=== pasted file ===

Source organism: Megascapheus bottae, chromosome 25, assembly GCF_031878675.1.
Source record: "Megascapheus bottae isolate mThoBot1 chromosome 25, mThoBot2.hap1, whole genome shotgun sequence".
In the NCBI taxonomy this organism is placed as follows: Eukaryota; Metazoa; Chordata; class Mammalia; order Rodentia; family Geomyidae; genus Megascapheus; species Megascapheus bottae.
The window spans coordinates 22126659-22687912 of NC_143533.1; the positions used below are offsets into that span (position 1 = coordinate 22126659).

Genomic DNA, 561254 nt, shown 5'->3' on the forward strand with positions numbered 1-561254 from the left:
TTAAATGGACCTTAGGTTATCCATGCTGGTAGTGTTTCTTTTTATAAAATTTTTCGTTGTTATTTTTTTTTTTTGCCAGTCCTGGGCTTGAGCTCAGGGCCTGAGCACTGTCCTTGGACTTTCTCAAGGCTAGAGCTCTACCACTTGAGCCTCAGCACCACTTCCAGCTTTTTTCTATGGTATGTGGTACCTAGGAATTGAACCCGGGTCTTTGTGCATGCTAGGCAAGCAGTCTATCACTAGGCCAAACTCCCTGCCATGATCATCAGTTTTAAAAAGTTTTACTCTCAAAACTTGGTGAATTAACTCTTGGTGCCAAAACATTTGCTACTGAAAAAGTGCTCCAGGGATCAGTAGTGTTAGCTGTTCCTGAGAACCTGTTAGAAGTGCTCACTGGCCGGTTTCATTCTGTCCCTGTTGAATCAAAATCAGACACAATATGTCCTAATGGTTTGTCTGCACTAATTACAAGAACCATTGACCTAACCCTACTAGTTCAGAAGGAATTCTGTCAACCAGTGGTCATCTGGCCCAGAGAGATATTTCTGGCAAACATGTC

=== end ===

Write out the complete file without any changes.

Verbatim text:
Source organism: Megascapheus bottae, chromosome 25, assembly GCF_031878675.1.
Source record: "Megascapheus bottae isolate mThoBot1 chromosome 25, mThoBot2.hap1, whole genome shotgun sequence".
In the NCBI taxonomy this organism is placed as follows: Eukaryota; Metazoa; Chordata; class Mammalia; order Rodentia; family Geomyidae; genus Megascapheus; species Megascapheus bottae.
The window spans coordinates 22126659-22687912 of NC_143533.1; the positions used below are offsets into that span (position 1 = coordinate 22126659).

Genomic DNA, 561254 nt, shown 5'->3' on the forward strand with positions numbered 1-561254 from the left:
TTAAATGGACCTTAGGTTATCCATGCTGGTAGTGTTTCTTTTTATAAAATTTTTCGTTGTTATTTTTTTTTTTTGCCAGTCCTGGGCTTGAGCTCAGGGCCTGAGCACTGTCCTTGGACTTTCTCAAGGCTAGAGCTCTACCACTTGAGCCTCAGCACCACTTCCAGCTTTTTTCTATGGTATGTGGTACCTAGGAATTGAACCCGGGTCTTTGTGCATGCTAGGCAAGCAGTCTATCACTAGGCCAAACTCCCTGCCATGATCATCAGTTTTAAAAAGTTTTACTCTCAAAACTTGGTGAATTAACTCTTGGTGCCAAAACATTTGCTACTGAAAAAGTGCTCCAGGGATCAGTAGTGTTAGCTGTTCCTGAGAACCTGTTAGAAGTGCTCACTGGCCGGTTTCATTCTGTCCCTGTTGAATCAAAATCAGACACAATATGTCCTAATGGTTTGTCTGCACTAATTACAAGAACCATTGACCTAACCCTACTAGTTCAGAAGGAATTCTGTCAACCAGTGGTCATCTGGCCCAGAGAGATATTTCTGGCAAACATGTC